1900: Kelly’s Suffolk Directory

1900 Kelly’s Suffolk Directory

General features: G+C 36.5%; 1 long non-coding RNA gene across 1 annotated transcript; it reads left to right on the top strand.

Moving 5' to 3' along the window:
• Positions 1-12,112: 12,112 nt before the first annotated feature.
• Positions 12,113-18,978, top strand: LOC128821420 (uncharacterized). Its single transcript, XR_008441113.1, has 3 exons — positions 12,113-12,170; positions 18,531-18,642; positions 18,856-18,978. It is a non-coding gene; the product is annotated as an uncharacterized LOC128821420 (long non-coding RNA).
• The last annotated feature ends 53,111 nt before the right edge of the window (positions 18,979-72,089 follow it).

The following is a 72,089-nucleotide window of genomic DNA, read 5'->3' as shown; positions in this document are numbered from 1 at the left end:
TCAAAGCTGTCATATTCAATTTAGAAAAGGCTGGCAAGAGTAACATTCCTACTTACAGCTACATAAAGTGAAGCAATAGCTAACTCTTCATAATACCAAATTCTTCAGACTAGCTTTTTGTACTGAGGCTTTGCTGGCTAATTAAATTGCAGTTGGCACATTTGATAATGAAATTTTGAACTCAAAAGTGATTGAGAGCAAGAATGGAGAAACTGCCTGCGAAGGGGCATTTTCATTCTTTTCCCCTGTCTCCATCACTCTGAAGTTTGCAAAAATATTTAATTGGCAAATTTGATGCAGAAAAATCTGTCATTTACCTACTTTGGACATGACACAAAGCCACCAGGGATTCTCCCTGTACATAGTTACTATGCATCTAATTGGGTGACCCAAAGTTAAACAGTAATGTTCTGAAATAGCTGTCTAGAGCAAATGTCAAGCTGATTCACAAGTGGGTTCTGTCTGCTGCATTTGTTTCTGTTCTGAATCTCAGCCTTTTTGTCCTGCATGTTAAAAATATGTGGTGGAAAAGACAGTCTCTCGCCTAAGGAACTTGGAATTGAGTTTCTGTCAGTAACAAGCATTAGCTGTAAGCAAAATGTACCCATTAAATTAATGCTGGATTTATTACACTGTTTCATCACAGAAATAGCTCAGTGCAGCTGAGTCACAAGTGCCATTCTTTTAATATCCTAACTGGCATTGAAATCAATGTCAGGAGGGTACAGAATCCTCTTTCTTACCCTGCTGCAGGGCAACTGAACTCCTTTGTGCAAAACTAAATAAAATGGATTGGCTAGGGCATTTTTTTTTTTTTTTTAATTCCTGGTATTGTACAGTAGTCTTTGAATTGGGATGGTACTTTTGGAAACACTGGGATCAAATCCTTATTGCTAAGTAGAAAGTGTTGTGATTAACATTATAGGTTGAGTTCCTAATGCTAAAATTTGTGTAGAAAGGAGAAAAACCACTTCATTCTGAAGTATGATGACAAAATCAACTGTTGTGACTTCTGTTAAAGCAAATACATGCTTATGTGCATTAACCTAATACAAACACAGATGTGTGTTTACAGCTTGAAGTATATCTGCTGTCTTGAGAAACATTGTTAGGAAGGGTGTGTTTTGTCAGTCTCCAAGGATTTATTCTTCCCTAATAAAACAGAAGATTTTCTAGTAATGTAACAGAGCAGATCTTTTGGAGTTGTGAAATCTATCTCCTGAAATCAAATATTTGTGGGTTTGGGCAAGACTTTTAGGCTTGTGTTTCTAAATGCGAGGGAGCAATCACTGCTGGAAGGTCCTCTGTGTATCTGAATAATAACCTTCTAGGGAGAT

BRANDON, (or Brandon Ferry) is a market town and parish on the Little Ouse, with a station on the Ely and Thetford section of the Great Eastern railway, and is 88¼ miles from London, 6 west from Thetford, 9 north-east from Mildenhall and 5 west from Lakenheath station, which is in this parish, in the North Western division of the county (that part formerly in Norfolk having been transferred to Suffolk in 1895), Lackford hundred and petty sessional division, Thetford union and county court district, rural deanery of Mildenhall, archdeaconry of Sudbury and diocese of Ely. The town is lighted with gas from works erected by a local company about 1860. The Little Ouse, which divides the counties of Norfolk and Suffolk, is here crossed by a bridge of four arches. This place gives the title of duke to the Hamilton family, dukes of Hamilton. The church of St. Peter, situated a quarter of a mile west of the town, is an ancient structure originally comprising a nave only, built about 1050; it assumed its present dimensions about 1420, and now consists of chancel, nave, south aisle, north porch, and a western tower with small spire containing 6 bells: the east end is ornamented with two cupolas: a new roof was placed over the chancel by the late rector in 1842: in 1873 a roof of higher pitch was erected and the church thoroughly restored and seated with open benches at a cost of £2,100: the east and west windows are stained, the latter being a memorial to the late George Wood esq. and there is another, erected in 1884 by the late John Hipkin Hunt: during the restoration some portions of a tesselated pavement were found; there are some carved benches, and the lower portions of a rood screen of 1560 also exist: there are 350 sitting. The register dates from the year 1653. The living is a rectory, with that of Wangford annexed, joint net yearly value £440, with residence, in the gift of Mrs. Crocker (widow of the late Rev. Wm. F. Crocker M.A. rector 1865-99), and held since 1899 by the Rev. Joseph Light Wyatt M.A. of Cambridge University. The Baptist chapel is in High Street and the Wesleyan chapel in London road and there is a small Primitive Methodist in Town Street. The Workmen’s Hall at the top of High street, was erected in 1874, at a cost of £700. Adjoining the church are three almshouses, devised by Mrs. Ann Curtis in 1675, and rebuilt at the expense of the parish in 1840; in the High street are five others, appropriated to poor widows of this parish, and rebuilt in 1877 in memory of Mrs. A. Angerstein, of Weeting Hall, by her daughter the late Mrs. C. A. Norman, widow of the Rev. Charles M. R. Norman, rector of Northwold from 1833. The local charities produce about £160 yearly. Thursday is the market day. The corn market is held at the Great Eastern Railway Hotel, adjoining the railway station, and a horticultural show is held here annually. The principal hotels are the “Great Eastern,” the “White Hart,” and the “Ram.” A sub-branch of Messrs. Barclay & Co.’s Lim. formerly Messrs. Gurney and Co.’s Bank, is open every Thursday. The County Police station is in London road and here petty sessions are held monthly. A large number of the population are employed in the dressing of hare and rabbit skins, the fur of which is extensively used by felt and hat makers, and the skins or pelts in the manufacture of size and glue. A considerable trade is carried on in malt and timber. Attached to the Conservative Club is a Concert hall, seating about 250 persons. The chalk formation here furnishes an abundant supply of flints of superior quality, for building and ornamental purposes; previous to the introduction of percussion caps, the trade in gun-flints was the chief support of the working classes in this place, the flint obtained from the beds of Brandon being found to be more certain in its fire and more durable than any other; masses of flint are still obtained from Lingheath common, about a mile south-east of Brandon, the chalk there lying within 6 feet of the surface. Here are whiting mills; and an extensive steam saw mill, worked by Messrs. G. Wood and Sons, which gives employment to many hands. North Court Lodge, 1¾ miles south-west of the park, is the seat of Lt.-Col. Basil Edward Spragge D.S.O., J.P. Brandon Park, the seat of Baron Victor de Barreto J.P. is a handsome modern mansion, in a well-wooded park of 3,000 acres, 1 mile west from the town. Brandon Hall, half a mile west, and the property of C. F. Morbey esq. of Soham, is an ancient mansion, now the residence of Robert Francis Burton esq. J.P. Brandon house, the residence of Lieut.-Col. Boyd Cullen Poley Hamilton J.P., R.M. is a mansion of brick on the north side of the river. Baron Victor de Barreto, who is lord of the manor, and T. Sherratt Hall esq. of Weeting Hall, are the principal landowners, but there are several smaller owners. The area is 6,747 acres of land and 36 of water; rateable value, £9,365; the population in 1891 was 2,334.